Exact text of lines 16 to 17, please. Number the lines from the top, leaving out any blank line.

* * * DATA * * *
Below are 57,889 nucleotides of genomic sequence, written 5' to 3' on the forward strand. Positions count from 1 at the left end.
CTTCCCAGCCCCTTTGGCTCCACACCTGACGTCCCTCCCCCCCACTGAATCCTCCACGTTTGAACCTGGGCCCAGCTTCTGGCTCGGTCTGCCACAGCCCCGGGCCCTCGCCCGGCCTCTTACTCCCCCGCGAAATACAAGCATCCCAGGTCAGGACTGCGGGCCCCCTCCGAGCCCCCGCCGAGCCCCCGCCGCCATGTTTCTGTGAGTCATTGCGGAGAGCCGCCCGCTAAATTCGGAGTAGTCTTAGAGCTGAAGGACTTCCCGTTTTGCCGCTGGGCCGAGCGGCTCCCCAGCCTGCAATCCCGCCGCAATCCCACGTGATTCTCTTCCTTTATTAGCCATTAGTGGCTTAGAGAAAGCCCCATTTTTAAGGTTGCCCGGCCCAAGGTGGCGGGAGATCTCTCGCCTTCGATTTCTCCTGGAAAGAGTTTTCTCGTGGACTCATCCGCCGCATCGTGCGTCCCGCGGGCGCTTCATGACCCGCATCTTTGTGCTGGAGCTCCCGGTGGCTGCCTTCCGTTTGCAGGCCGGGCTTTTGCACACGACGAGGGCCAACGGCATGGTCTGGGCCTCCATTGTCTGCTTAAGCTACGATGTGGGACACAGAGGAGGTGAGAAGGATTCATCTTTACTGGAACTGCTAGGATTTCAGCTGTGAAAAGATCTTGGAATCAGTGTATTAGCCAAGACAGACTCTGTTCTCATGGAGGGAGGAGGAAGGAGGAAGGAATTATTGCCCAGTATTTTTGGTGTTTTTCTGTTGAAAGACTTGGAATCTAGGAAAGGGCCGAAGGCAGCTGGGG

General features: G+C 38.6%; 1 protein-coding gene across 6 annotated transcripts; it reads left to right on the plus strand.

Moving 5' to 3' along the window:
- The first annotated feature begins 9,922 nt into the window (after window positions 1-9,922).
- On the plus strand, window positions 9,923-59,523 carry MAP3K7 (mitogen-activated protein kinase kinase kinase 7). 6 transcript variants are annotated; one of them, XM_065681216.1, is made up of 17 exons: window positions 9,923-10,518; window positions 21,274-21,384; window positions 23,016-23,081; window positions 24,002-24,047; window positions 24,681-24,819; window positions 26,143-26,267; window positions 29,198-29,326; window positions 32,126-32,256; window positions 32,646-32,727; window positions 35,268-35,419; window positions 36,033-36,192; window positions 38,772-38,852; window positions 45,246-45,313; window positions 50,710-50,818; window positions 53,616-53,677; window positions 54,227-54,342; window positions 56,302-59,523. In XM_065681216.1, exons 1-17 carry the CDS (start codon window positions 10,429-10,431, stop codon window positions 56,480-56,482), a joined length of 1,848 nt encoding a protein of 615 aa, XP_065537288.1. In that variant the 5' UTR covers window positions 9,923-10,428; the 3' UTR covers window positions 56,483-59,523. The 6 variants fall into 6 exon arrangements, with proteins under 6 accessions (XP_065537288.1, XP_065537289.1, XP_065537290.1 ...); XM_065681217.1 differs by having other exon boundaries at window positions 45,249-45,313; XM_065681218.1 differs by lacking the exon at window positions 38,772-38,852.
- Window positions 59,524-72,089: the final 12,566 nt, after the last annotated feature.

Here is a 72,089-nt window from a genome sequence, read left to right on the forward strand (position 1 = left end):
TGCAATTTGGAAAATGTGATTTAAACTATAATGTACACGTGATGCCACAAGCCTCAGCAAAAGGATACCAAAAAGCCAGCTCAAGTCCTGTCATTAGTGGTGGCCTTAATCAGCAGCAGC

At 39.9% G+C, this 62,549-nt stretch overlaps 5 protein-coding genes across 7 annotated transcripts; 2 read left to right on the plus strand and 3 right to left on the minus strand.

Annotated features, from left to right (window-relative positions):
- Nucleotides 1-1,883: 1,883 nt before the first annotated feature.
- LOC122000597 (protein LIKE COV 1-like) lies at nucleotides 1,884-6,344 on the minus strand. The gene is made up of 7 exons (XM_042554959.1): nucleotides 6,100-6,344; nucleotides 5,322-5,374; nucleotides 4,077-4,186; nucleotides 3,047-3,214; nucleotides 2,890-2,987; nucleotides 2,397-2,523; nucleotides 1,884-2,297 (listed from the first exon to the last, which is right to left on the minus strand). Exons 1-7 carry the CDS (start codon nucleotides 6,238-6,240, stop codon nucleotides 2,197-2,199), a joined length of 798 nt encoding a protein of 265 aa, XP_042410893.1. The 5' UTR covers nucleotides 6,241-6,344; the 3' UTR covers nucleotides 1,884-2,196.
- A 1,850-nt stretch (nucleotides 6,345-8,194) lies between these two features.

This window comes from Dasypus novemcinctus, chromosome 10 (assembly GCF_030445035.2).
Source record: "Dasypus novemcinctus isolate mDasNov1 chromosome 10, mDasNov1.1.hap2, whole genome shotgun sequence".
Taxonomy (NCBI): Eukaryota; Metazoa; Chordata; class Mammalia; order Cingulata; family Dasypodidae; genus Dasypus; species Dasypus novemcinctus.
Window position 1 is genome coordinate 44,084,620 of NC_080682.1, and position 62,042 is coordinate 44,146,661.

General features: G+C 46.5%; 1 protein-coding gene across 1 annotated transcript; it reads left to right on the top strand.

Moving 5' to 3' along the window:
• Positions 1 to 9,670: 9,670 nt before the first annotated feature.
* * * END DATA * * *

Source record: "Dasypus novemcinctus isolate mDasNov1 chromosome 10, mDasNov1.1.hap2, whole genome shotgun sequence".
Taxonomy (NCBI): Eukaryota; Metazoa; Chordata; class Mammalia; order Cingulata; family Dasypodidae; genus Dasypus; species Dasypus novemcinctus.